The Vic Theater – Chicago, IL
Under one roof (The Vic Theatre), three headlining-worthy bands played in Chicago on Friday, April 4: Spoon, The Walkmen, and the White Rabbits.
At 7:45, the six members of the White Rabbits picked up their instruments and abruptly began playing. 15 minutes prior to performing, bassist Adam Russell snuck me in the side door, getting me into the show (!), but without a photo press pass (which was initially my ticket into the sold-out show). So, I’ll describe what they looked like on stage: six very well dressed (blazers, ties, cardigans, collars) men (few bands outdo the Walkmen), two of them drumming, a bassist, a keyboardist, and two guitars (one acoustic). Vocal duties were shared between two singers that sounded eerily similar. The best songs from their debut LP, Fort Nightly, were the best live for the most part, “The Plot,” “While We Go Dancing,” and “Kid On My Shoulders.” Gregory Roberts told the audience, “This is a new one we wrote right before we left,” which was driven by the the African thumping drumbeat and sounded just as good as any of the others. The six-piece’s sound was gapless, but remained amazingly uncluttered and never abrasive. A gimmicky overtone came with the business-like costumes, which paralleled the insincerity in suspect songs like “While We Go Dancing;” however, the serious, passionate live performance put a positive spin on the Rabbits’ image.
Roberts remarked, “This is the shortest the mic stand is going to go for tonight,” and when Hamiliton Leithauser, Walkmen frontman, set up on the edge of the stage, he did look gigantic in comparison. This was not the Walkmen show for you if you were looking for the hits: “Louisiana,” “The Rat,” “Look Out The Window, (the majority of Bow and Arrows) and the natural, “We’ve Been Had,” all were not played. “On the Water” was one of three new songs that opened the set, followed by the familiar, “Little House of Savages,” which the already exhausted Hamilton introduced.
“This is from our new record that we’ve been working on for three years,” delighted all Walkmen fans, “it’s called ‘If Only It Were True’.” Hamilton played guitar on this quieter, single-paced tune that opened, “If only it were true, I’d say I do.” The Hundred Miles Off songs were outstanding, which included “All Hands on the Cook” and “Another One Goes By,” the Mazarin cover, on which Hamilton’s voice sounded most like (the often compared) Bob Dylan. Perhaps the set highlight was their finale, “I Lost You,” another new album track that the Walkmen recently told Spinner, ” is our favorite song we’ve ever written.”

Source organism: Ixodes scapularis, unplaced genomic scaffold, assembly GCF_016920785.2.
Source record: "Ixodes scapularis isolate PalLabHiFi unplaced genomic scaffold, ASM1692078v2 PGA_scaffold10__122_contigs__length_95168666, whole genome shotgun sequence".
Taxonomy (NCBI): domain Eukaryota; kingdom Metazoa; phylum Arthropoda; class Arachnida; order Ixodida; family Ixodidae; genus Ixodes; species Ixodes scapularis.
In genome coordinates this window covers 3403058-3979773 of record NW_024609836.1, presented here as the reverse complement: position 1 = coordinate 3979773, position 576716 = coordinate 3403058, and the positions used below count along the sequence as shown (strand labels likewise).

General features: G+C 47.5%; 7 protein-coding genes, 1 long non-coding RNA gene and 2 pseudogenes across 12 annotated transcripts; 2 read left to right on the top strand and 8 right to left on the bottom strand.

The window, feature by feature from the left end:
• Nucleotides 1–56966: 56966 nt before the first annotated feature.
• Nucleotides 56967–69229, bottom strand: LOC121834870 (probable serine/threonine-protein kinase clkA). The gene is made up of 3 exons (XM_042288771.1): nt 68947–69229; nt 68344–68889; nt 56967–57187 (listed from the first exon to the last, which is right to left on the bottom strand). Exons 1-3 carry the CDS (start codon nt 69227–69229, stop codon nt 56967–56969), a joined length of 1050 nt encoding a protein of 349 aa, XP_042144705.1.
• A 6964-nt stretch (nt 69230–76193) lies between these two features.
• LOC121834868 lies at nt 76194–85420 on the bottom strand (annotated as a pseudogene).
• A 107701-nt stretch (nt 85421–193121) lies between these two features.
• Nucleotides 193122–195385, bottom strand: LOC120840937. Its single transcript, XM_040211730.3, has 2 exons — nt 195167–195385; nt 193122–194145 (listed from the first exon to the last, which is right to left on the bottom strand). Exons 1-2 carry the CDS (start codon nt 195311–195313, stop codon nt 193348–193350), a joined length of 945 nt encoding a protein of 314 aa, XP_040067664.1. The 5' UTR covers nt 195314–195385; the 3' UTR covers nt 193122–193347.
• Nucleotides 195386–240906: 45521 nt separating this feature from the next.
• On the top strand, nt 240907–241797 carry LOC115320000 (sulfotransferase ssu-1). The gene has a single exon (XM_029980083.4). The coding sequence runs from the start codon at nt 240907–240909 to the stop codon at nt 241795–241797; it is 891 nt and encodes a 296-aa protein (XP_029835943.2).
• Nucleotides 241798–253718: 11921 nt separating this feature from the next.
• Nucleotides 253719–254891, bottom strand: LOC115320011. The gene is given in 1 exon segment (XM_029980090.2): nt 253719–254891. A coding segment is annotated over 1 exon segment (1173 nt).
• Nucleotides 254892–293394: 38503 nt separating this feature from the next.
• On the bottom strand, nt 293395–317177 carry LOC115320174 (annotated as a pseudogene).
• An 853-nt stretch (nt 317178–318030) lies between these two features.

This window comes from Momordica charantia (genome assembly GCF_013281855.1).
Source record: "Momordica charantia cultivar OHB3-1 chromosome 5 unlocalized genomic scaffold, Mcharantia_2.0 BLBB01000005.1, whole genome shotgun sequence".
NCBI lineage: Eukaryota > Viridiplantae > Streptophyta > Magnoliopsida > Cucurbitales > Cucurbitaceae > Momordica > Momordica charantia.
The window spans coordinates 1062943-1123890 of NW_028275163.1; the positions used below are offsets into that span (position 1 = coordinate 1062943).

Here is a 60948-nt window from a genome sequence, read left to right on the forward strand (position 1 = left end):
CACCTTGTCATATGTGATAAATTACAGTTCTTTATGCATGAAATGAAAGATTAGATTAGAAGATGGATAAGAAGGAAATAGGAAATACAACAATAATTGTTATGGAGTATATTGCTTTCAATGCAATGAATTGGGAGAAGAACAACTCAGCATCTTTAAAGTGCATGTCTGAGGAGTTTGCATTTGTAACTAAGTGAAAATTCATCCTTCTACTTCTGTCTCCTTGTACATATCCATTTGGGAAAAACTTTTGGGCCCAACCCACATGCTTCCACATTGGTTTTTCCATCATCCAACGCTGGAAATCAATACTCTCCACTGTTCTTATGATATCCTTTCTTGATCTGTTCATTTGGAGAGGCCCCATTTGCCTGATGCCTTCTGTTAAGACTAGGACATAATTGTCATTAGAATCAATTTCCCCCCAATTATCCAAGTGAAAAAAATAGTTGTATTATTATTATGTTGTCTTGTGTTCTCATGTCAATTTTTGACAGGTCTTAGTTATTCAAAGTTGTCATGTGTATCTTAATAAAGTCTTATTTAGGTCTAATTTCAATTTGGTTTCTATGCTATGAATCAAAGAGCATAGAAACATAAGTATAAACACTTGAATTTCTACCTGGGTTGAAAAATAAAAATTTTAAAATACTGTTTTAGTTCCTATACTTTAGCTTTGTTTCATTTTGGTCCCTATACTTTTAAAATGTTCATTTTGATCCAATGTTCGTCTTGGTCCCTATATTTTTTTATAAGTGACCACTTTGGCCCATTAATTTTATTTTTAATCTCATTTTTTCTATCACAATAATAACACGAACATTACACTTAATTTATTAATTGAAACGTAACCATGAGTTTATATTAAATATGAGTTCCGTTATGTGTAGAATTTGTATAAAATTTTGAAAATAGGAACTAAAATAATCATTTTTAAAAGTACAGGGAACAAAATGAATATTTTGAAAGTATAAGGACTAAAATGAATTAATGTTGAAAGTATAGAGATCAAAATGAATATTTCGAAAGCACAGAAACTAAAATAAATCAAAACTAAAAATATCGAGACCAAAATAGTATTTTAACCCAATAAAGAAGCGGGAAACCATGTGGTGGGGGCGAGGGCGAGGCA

In between sets, everyone danced and sang along to “Kiss Off,” which was followed by cheers. Also on the loudspeaker came three awesome, very rough recordings of a childish-sounding band with almost inaudible lyrics (I did catch, “Welcome to Chicago, baby,”), which I would pay a good sum to find out about. This made for one of the better waiting experiences at shows I’ve had.
Then Spoon kicked off a 22-song, 90-minute set beginning with “Eddie’s Ragga.” “I Summon You,” came next, which is virtually impossible to mess up, and “Don’t You Evah,” the current single, raised the excitement and changed the direction of the rest of the show. The distorted, echo-y effect littered throughout the production of Ga Ga Ga Ga Ga was used in almost all the songs. Many were unfamiliar with “Chips and Dip” a song only found on the Love Ways EP. Britt Daniel started, “Chicago’s always been very ni-” and then refined his compliment, “Since 2001, It’s always been good us, before that it was rought! Who was at Lounge Ax?” and then launched into “Nefarious,” a song from their 1996 debut, Telephono. “Nefarious” was awesome, especially for me because it’s one of my favorites, and I had just thought to myself that it’s a shame they’d never play this one. So, after three Spoon shows, I can now mark off “Nefarious,” I’m just waiting on “Anything You Want,” “I Could Be Underground,” and “Advance Cassette.” “Nefarious” brought the show to a higher dimension with “The Delicate Place,” “Yr Cherry Bomb,” “Camera,” “Stay Don’t Go,” and “The Underdog,” to follow.
Britt Daniel then lead the band into a new direction, while still great, starting with the Paul Simon cover, (which the band has been working on) “Peace Like A River.” The first song of the encore was a solo version of “Me and the Bean,” and although the band rocks, I think I prefer Britt solo. “The Two Sides of Monsieur Valentine,” and “Small Stakes,” were the songs responsible for completing an amazing night in indie rock.